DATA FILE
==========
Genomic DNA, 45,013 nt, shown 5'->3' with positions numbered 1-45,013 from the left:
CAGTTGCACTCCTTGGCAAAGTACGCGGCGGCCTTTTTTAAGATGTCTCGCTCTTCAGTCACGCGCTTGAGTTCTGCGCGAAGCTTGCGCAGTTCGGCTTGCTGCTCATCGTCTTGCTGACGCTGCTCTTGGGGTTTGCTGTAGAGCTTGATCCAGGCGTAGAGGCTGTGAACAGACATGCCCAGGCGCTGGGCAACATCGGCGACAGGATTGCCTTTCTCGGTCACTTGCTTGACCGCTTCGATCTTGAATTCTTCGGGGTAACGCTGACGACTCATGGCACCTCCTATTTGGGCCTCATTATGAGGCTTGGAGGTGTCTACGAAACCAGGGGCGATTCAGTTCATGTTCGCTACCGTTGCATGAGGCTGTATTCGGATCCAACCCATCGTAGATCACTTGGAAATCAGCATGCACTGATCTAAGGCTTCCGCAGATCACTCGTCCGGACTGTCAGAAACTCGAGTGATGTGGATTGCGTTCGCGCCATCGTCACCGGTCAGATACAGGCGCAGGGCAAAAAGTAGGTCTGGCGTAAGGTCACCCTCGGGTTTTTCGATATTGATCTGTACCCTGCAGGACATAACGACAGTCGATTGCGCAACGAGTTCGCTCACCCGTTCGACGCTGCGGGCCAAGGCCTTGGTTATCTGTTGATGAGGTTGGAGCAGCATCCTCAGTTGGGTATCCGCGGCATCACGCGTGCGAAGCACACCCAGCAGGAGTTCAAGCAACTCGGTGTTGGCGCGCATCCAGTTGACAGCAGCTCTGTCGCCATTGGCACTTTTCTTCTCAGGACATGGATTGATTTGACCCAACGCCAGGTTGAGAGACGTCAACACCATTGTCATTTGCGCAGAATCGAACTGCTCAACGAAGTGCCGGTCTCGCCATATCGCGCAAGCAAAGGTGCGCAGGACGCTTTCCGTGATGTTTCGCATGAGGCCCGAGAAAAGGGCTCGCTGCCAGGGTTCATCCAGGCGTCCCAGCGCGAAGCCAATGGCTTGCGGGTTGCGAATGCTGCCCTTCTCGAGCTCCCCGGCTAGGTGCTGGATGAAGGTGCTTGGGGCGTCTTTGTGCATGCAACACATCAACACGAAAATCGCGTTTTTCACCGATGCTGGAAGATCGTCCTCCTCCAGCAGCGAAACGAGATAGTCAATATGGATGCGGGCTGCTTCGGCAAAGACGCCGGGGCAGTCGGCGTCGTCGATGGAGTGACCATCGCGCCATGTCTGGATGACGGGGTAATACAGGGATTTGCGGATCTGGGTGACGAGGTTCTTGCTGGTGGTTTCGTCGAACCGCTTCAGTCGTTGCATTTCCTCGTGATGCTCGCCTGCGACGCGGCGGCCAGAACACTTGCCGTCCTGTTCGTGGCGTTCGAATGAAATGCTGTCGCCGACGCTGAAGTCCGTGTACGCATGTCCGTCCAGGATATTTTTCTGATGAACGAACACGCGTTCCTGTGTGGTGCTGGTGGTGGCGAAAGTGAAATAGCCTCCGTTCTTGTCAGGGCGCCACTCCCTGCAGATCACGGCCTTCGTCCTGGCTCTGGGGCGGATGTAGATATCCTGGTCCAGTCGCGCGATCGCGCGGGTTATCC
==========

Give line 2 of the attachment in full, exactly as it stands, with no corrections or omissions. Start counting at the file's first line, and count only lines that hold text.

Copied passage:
CAGTTGCACTCCTTGGCAAAGTACGCGGCGGCCTTTTTTAAGATGTCTCGCTCTTCAGTCACGCGCTTGAGTTCTGCGCGAAGCTTGCGCAGTTCGGCTTGCTGCTCATCGTCTTGCTGACGCTGCTCTTGGGGTTTGCTGTAGAGCTTGATCCAGGCGTAGAGGCTGTGAACAGACATGCCCAGGCGCTGGGCAACATCGGCGACAGGATTGCCTTTCTCGGTCACTTGCTTGACCGCTTCGATCTTGAATTCTTCGGGGTAACGCTGACGACTCATGGCACCTCCTATTTGGGCCTCATTATGAGGCTTGGAGGTGTCTACGAAACCAGGGGCGATTCAGTTCATGTTCGCTACCGTTGCATGAGGCTGTATTCGGATCCAACCCATCGTAGATCACTTGGAAATCAGCATGCACTGATCTAAGGCTTCCGCAGATCACTCGTCCGGACTGTCAGAAACTCGAGTGATGTGGATTGCGTTCGCGCCATCGTCACCGGTCAGATACAGGCGCAGGGCAAAAAGTAGGTCTGGCGTAAGGTCACCCTCGGGTTTTTCGATATTGATCTGTACCCTGCAGGACATAACGACAGTCGATTGCGCAACGAGTTCGCTCACCCGTTCGACGCTGCGGGCCAAGGCCTTGGTTATCTGTTGATGAGGTTGGAGCAGCATCCTCAGTTGGGTATCCGCGGCATCACGCGTGCGAAGCACACCCAGCAGGAGTTCAAGCAACTCGGTGTTGGCGCGCATCCAGTTGACAGCAGCTCTGTCGCCATTGGCACTTTTCTTCTCAGGACATGGATTGATTTGACCCAACGCCAGGTTGAGAGACGTCAACACCATTGTCATTTGCGCAGAATCGAACTGCTCAACGAAGTGCCGGTCTCGCCATATCGCGCAAGCAAAGGTGCGCAGGACGCTTTCCGTGATGTTTCGCATGAGGCCCGAGAAAAGGGCTCGCTGCCAGGGTTCATCCAGGCGTCCCAGCGCGAAGCCAATGGCTTGCGGGTTGCGAATGCTGCCCTTCTCGAGCTCCCCGGCTAGGTGCTGGATGAAGGTGCTTGGGGCGTCTTTGTGCATGCAACACATCAACACGAAAATCGCGTTTTTCACCGATGCTGGAAGATCGTCCTCCTCCAGCAGCGAAACGAGATAGTCAATATGGATGCGGGCTGCTTCGGCAAAGACGCCGGGGCAGTCGGCGTCGTCGATGGAGTGACCATCGCGCCATGTCTGGATGACGGGGTAATACAGGGATTTGCGGATCTGGGTGACGAGGTTCTTGCTGGTGGTTTCGTCGAACCGCTTCAGTCGTTGCATTTCCTCGTGATGCTCGCCTGCGACGCGGCGGCCAGAACACTTGCCGTCCTGTTCGTGGCGTTCGAATGAAATGCTGTCGCCGACGCTGAAGTCCGTGTACGCATGTCCGTCCAGGATATTTTTCTGATGAACGAACACGCGTTCCTGTGTGGTGCTGGTGGTGGCGAAAGTGAAATAGCCTCCGTTCTTGTCAGGGCGCCACTCCCTGCAGATCACGGCCTTCGTCCTGGCTCTGGGGCGGATGTAGATATCCTGGTCCAGTCGCGCGATCGCGCGGGTTATCC